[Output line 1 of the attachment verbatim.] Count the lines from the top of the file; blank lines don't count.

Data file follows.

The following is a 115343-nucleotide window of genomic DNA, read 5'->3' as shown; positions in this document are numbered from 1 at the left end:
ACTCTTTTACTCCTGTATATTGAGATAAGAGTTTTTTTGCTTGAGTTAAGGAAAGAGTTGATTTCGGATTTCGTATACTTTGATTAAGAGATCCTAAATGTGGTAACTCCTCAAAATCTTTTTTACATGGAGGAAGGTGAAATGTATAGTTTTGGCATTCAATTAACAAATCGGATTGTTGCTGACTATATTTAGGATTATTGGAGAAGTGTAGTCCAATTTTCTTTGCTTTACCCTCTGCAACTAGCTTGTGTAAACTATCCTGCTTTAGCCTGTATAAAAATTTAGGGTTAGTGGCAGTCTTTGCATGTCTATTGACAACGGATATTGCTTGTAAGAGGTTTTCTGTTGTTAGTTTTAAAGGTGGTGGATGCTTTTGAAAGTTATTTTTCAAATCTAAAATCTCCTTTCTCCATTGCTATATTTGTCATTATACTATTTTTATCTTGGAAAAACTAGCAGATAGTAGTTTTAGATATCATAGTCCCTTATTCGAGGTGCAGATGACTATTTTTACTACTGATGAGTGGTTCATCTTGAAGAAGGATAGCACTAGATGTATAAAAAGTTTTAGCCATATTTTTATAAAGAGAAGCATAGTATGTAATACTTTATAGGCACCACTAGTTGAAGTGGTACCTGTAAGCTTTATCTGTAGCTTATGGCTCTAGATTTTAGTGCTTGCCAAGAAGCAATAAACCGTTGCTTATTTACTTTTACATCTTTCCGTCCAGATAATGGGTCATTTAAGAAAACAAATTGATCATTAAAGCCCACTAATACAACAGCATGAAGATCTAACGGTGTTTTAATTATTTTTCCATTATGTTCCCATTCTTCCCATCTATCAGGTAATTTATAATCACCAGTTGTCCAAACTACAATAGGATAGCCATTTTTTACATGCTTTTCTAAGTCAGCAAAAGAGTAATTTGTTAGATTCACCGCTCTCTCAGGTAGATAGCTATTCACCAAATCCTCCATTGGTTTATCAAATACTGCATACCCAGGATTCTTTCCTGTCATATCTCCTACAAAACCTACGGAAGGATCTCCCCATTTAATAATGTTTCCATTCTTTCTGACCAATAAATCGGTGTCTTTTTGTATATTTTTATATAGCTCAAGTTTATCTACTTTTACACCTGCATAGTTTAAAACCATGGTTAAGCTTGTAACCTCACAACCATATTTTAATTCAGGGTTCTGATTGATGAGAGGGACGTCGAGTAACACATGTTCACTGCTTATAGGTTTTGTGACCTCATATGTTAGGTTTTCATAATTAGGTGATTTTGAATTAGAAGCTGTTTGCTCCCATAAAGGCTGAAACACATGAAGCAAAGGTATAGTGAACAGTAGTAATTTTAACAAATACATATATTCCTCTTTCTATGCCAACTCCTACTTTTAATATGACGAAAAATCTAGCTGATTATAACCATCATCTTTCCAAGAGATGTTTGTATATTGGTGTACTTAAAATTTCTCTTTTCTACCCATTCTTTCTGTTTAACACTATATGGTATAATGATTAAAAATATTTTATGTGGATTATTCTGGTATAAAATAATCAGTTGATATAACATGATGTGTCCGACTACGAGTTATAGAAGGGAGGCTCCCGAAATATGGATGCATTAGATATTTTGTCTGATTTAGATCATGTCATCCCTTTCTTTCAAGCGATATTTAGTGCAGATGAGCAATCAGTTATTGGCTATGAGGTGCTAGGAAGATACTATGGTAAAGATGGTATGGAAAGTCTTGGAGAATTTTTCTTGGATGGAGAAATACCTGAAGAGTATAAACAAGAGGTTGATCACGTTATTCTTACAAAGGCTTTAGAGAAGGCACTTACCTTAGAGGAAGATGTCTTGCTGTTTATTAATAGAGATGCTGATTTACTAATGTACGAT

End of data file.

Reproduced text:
The following is a 115343-nucleotide window of genomic DNA, read 5'->3' as shown; positions in this document are numbered from 1 at the left end: